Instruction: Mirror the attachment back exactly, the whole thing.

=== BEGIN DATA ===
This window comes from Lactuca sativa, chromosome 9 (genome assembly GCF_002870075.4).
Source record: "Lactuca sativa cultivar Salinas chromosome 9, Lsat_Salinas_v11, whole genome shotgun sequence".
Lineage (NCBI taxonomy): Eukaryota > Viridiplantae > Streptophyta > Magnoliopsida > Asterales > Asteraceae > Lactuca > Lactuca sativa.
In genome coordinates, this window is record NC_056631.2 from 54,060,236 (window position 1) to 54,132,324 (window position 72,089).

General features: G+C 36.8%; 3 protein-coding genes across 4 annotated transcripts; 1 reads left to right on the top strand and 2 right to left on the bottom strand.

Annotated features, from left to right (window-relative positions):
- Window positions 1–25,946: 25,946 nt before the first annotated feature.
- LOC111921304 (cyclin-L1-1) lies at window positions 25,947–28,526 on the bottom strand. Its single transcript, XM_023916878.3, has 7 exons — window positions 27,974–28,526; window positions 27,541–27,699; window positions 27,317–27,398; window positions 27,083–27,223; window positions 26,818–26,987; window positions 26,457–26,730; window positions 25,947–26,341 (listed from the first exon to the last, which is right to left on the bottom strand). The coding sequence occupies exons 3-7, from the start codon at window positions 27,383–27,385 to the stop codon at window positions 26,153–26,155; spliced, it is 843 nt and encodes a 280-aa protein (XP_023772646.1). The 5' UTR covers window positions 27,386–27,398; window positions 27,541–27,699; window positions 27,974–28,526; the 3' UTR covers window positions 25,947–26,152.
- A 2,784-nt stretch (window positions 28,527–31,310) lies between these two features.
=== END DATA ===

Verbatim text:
This window comes from Lactuca sativa, chromosome 9 (genome assembly GCF_002870075.4).
Source record: "Lactuca sativa cultivar Salinas chromosome 9, Lsat_Salinas_v11, whole genome shotgun sequence".
Lineage (NCBI taxonomy): Eukaryota > Viridiplantae > Streptophyta > Magnoliopsida > Asterales > Asteraceae > Lactuca > Lactuca sativa.
In genome coordinates, this window is record NC_056631.2 from 54,060,236 (window position 1) to 54,132,324 (window position 72,089).

General features: G+C 36.8%; 3 protein-coding genes across 4 annotated transcripts; 1 reads left to right on the top strand and 2 right to left on the bottom strand.

Annotated features, from left to right (window-relative positions):
- Window positions 1–25,946: 25,946 nt before the first annotated feature.
- LOC111921304 (cyclin-L1-1) lies at window positions 25,947–28,526 on the bottom strand. Its single transcript, XM_023916878.3, has 7 exons — window positions 27,974–28,526; window positions 27,541–27,699; window positions 27,317–27,398; window positions 27,083–27,223; window positions 26,818–26,987; window positions 26,457–26,730; window positions 25,947–26,341 (listed from the first exon to the last, which is right to left on the bottom strand). The coding sequence occupies exons 3-7, from the start codon at window positions 27,383–27,385 to the stop codon at window positions 26,153–26,155; spliced, it is 843 nt and encodes a 280-aa protein (XP_023772646.1). The 5' UTR covers window positions 27,386–27,398; window positions 27,541–27,699; window positions 27,974–28,526; the 3' UTR covers window positions 25,947–26,152.
- A 2,784-nt stretch (window positions 28,527–31,310) lies between these two features.